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Palestinian Israelis taxed and squeezed.

Discussions of Palestinians in the international press are generally based on the assumption that 'palestinians are an Arab population concentrated in the West, Bank and Gaza. Palestinians within the state of Israel are typically ignored. Who are the Palestinians in Israel?

Before 1948 a Palestinian population lived across the whole of historical Palestine. In 1947 when the United Nations voted to partition Palestine into a Jewish state and an Arab Palestinian state, giving 55 percent of Palestine for creation of a Jewish state, there were as many Palestinians as Jews living within this region; that is, 600,000.

During the 1948-49 war, Israel seized another 20 percent of Palestine, expanding in the triangle million west of Jerusalem, in the eastern Galilee and the Negev, driving almost 1 million Palestinians out of this region I which then became the truce borders of the state of Israel. A shattered remnant of 175,000 Palestinians remained within this expanded Jewish state. Israel expropriated the land of those who had fled or were driven out, razing some 400 Palestinian villages. It also seized the land of many Palestinian internal refugees who remained in Israel but who were uprooted from their land ("present absentees," in Israeli legal definition).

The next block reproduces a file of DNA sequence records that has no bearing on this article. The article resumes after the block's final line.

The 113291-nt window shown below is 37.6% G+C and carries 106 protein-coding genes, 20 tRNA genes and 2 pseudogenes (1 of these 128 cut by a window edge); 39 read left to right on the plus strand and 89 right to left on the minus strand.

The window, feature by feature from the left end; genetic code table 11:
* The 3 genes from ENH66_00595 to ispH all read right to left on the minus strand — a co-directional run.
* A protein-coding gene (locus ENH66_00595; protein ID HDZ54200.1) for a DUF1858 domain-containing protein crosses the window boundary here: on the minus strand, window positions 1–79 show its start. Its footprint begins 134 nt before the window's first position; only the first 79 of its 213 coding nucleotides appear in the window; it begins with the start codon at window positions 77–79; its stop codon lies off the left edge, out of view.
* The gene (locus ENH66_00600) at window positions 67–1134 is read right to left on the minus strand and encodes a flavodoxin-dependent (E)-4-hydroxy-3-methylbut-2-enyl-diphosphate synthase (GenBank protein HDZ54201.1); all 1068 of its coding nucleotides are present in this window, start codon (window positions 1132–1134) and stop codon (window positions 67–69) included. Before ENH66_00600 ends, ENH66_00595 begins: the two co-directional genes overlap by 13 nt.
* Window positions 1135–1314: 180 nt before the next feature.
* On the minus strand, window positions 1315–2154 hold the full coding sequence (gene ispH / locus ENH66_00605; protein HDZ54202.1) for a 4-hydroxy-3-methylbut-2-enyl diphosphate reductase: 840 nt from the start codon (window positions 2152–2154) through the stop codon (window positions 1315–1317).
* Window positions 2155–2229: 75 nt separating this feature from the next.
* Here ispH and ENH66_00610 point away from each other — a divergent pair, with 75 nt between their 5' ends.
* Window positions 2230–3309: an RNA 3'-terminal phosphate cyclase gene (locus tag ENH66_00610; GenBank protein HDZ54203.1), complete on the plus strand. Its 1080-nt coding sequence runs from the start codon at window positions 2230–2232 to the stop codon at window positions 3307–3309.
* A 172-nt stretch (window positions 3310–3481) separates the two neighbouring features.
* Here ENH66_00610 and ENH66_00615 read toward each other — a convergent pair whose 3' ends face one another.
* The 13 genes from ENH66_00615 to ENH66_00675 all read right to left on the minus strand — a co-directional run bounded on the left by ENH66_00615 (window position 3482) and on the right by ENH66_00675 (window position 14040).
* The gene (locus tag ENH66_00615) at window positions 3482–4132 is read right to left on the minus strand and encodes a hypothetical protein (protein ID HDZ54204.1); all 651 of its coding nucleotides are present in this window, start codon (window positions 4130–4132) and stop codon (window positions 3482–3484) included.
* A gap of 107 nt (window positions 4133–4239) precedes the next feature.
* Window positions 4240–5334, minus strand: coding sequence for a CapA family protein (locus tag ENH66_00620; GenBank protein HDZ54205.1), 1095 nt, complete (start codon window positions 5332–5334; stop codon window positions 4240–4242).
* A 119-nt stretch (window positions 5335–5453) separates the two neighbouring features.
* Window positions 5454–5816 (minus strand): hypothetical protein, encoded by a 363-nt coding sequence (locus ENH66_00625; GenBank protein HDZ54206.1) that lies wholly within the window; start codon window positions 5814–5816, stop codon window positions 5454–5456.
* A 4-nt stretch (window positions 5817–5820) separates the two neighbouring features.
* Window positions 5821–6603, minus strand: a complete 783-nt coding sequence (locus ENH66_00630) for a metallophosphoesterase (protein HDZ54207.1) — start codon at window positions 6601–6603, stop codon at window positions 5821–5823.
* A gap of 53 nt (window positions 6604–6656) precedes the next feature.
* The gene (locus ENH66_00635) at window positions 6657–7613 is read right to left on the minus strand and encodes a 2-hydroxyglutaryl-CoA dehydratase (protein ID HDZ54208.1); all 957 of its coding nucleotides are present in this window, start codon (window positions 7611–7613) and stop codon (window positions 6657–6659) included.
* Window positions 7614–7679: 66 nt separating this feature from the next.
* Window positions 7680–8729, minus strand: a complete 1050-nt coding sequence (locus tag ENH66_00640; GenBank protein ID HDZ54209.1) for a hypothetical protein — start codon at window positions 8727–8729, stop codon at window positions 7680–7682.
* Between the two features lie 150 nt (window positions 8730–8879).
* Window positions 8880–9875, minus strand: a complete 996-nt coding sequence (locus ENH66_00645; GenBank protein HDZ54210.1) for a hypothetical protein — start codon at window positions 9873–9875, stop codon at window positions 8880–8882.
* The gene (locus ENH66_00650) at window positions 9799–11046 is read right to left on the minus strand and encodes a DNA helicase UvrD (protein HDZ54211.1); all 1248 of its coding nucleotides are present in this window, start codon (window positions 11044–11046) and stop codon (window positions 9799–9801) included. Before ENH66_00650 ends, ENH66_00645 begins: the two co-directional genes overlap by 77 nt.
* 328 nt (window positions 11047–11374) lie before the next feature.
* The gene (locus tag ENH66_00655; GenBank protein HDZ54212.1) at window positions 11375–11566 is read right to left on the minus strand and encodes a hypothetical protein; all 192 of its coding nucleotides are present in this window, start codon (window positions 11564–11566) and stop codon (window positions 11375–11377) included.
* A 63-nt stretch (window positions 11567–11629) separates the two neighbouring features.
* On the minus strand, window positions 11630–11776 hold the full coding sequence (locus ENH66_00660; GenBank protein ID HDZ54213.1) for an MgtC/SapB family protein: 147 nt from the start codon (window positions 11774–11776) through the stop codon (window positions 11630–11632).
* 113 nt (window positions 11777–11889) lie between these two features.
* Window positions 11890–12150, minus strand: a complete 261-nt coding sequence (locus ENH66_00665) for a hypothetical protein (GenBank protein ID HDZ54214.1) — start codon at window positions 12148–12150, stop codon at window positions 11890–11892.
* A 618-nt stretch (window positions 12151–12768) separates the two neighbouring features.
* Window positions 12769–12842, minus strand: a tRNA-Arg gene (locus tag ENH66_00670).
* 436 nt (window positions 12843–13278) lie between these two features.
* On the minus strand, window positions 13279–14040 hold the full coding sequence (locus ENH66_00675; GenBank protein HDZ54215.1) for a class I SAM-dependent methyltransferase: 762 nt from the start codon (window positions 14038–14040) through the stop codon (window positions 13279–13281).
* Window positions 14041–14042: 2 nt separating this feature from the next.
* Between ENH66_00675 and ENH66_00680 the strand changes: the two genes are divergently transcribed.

Before 1948, Jews had secured ownership to about 7 percent of the land within Israel. Through a complex process of expropriation of former Palestinian land, some 94 percent of the land is now held by Jews, most under a Jewish land trust that restricts its use to Jews, while Palestinian land ownership within Israel has been reduced to 4.5 percent of the land. The remnant of Palestinians left within Israel in 1948 were granted citizenship, but kept under a military administration until 1966, which greatly restricted their ability to gather, work or travel within Israel.

Today these Palestinian Israelis have grown to some 900,000, or 18 percent of the population of Israel. Their rights and privileges are markedly inferior to those of Jews, making Palestinians, in effect, second-class citizens. Uprooted from their former agricultural base, Palestinians have been turned into a proletarian labor force in an Israeli-owned economy.